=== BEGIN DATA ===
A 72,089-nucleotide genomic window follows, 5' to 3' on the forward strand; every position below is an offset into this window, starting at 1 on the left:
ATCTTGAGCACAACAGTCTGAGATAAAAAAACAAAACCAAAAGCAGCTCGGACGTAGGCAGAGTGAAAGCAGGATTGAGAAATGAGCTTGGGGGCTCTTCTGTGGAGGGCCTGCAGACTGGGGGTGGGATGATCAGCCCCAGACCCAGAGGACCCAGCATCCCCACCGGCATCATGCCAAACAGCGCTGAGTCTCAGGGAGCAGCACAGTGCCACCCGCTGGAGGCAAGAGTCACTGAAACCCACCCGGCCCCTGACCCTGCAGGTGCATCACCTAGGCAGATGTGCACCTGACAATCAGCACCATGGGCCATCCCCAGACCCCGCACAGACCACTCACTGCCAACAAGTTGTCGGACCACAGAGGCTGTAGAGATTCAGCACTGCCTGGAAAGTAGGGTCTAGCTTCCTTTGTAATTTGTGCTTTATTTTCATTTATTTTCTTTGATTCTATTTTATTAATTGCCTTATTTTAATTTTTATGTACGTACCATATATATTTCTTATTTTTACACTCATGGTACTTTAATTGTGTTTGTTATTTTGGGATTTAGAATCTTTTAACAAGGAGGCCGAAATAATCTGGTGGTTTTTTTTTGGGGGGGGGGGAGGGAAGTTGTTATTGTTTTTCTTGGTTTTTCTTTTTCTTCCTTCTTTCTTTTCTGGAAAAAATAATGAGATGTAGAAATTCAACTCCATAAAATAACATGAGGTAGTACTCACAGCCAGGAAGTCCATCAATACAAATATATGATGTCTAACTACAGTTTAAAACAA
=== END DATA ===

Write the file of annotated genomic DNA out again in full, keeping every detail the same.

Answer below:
A 72,089-nucleotide genomic window follows, 5' to 3' on the forward strand; every position below is an offset into this window, starting at 1 on the left:
ATCTTGAGCACAACAGTCTGAGATAAAAAAACAAAACCAAAAGCAGCTCGGACGTAGGCAGAGTGAAAGCAGGATTGAGAAATGAGCTTGGGGGCTCTTCTGTGGAGGGCCTGCAGACTGGGGGTGGGATGATCAGCCCCAGACCCAGAGGACCCAGCATCCCCACCGGCATCATGCCAAACAGCGCTGAGTCTCAGGGAGCAGCACAGTGCCACCCGCTGGAGGCAAGAGTCACTGAAACCCACCCGGCCCCTGACCCTGCAGGTGCATCACCTAGGCAGATGTGCACCTGACAATCAGCACCATGGGCCATCCCCAGACCCCGCACAGACCACTCACTGCCAACAAGTTGTCGGACCACAGAGGCTGTAGAGATTCAGCACTGCCTGGAAAGTAGGGTCTAGCTTCCTTTGTAATTTGTGCTTTATTTTCATTTATTTTCTTTGATTCTATTTTATTAATTGCCTTATTTTAATTTTTATGTACGTACCATATATATTTCTTATTTTTACACTCATGGTACTTTAATTGTGTTTGTTATTTTGGGATTTAGAATCTTTTAACAAGGAGGCCGAAATAATCTGGTGGTTTTTTTTTGGGGGGGGGGGAGGGAAGTTGTTATTGTTTTTCTTGGTTTTTCTTTTTCTTCCTTCTTTCTTTTCTGGAAAAAATAATGAGATGTAGAAATTCAACTCCATAAAATAACATGAGGTAGTACTCACAGCCAGGAAGTCCATCAATACAAATATATGATGTCTAACTACAGTTTAAAACAA